The Education for All movement has its historical focus on access to basic schooling. This presentation aims to shed light on the need to move the EFA frame beyond its historical focus to accommodating the varied interests of diverse stakeholders in education in the contemporary social context. It draws upon findings from a narrative and documentary study of citizenship education in Beijing over the past decade. Citizenship education is a contentious concept involving not only the many needs, goals, beliefs assigned to differing educational systems in order to make “good citizens”, but also diverse discourse communities and socio-political and economic conditions in local, national, and international contexts. How to understand the ideals and manifestations of citizenship education in China has been a challenge in scholarly discourse. Recent studies have captured the interplay between global, national and local forces in shaping citizenship education in some Chinese cities. Following their footprints, this article seeks to provide an understanding of citizenship education (in the specific context of Beijing) as it stands at a crossroads, faced with competing versions of citizenship education informed by national commitments, domestic challenges and international imperatives. Beijing, the national capital of the People’s Public of China (PRC), is something of a political bellwether for the rest of China, in addition to being the state’s testing ground for new education policy and practice. This study evolved from efforts to understand two recent events that occurred in Beijing: the publication and dramatic disappearance of a textbook series for school-based citizenship curriculum designed by Beijing scholars, and government efforts to organize international forums on citizenship education. The first shows the increased willingness of Chinese scholars to advocate liberal and democratic approaches to citizenship education (a departure from the PRC state’s tradition of embedding citizenship education within state-defined political and ideological education), while the second reveals the awareness of the government to use citizenship education as an opportunistic attempt to advance China’s global aspirations despite a lack of academic foundation. This study seeks to improve understanding of citizenship education in the context of Beijing by  examining how the Beijing government and intellectuals use textbooks, the media, educational institutions and public events to advance competing ideals of citizenship education in Beijing and  analyzing tensions and challenges arising from the dynamic and complex interactions of the state, local government and intellectuals. It identifies the varied interests of diverse stakeholders in Chinese citizenship education that underlie these two occurrences. Citizenship education in Beijing is, at present, a story of tensions and challenges that are mirror images of the tensions and challenges existing in society at large. Findings from the study suggests that, to a large extent, economic development has helped China resolve the demand for access to basic education for all, but how to accommodate competing versions of education is still a pending challenge. The competing conceptualizations of citizenship education are expressions of the public’s expectation that a civil society will arise in China; it is a vision the PRC central government cannot afford to ignore, especially at a time when China is becoming a rising global power.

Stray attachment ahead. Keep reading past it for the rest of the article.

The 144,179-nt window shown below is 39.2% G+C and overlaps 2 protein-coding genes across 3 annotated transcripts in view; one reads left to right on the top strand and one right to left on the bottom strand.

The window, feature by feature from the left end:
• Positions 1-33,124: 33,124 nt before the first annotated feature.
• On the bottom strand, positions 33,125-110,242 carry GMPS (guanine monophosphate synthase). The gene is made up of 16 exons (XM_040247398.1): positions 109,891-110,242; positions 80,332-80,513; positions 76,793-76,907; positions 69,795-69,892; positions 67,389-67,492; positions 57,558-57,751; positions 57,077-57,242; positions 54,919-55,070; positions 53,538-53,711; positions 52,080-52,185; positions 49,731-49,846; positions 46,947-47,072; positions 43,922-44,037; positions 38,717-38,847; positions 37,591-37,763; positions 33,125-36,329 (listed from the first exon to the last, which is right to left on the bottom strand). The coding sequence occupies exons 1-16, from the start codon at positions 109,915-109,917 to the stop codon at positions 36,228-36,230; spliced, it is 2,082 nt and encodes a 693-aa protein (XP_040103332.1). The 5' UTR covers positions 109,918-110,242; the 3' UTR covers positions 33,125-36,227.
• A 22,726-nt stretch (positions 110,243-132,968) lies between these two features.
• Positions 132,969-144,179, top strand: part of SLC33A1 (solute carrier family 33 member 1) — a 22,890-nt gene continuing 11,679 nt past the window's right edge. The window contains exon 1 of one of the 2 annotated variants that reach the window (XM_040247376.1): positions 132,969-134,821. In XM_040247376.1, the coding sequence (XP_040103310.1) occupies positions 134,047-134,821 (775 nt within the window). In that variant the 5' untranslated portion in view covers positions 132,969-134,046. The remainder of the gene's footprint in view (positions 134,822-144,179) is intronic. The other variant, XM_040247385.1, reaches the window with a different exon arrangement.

|Publication status||Published - Mar 2014|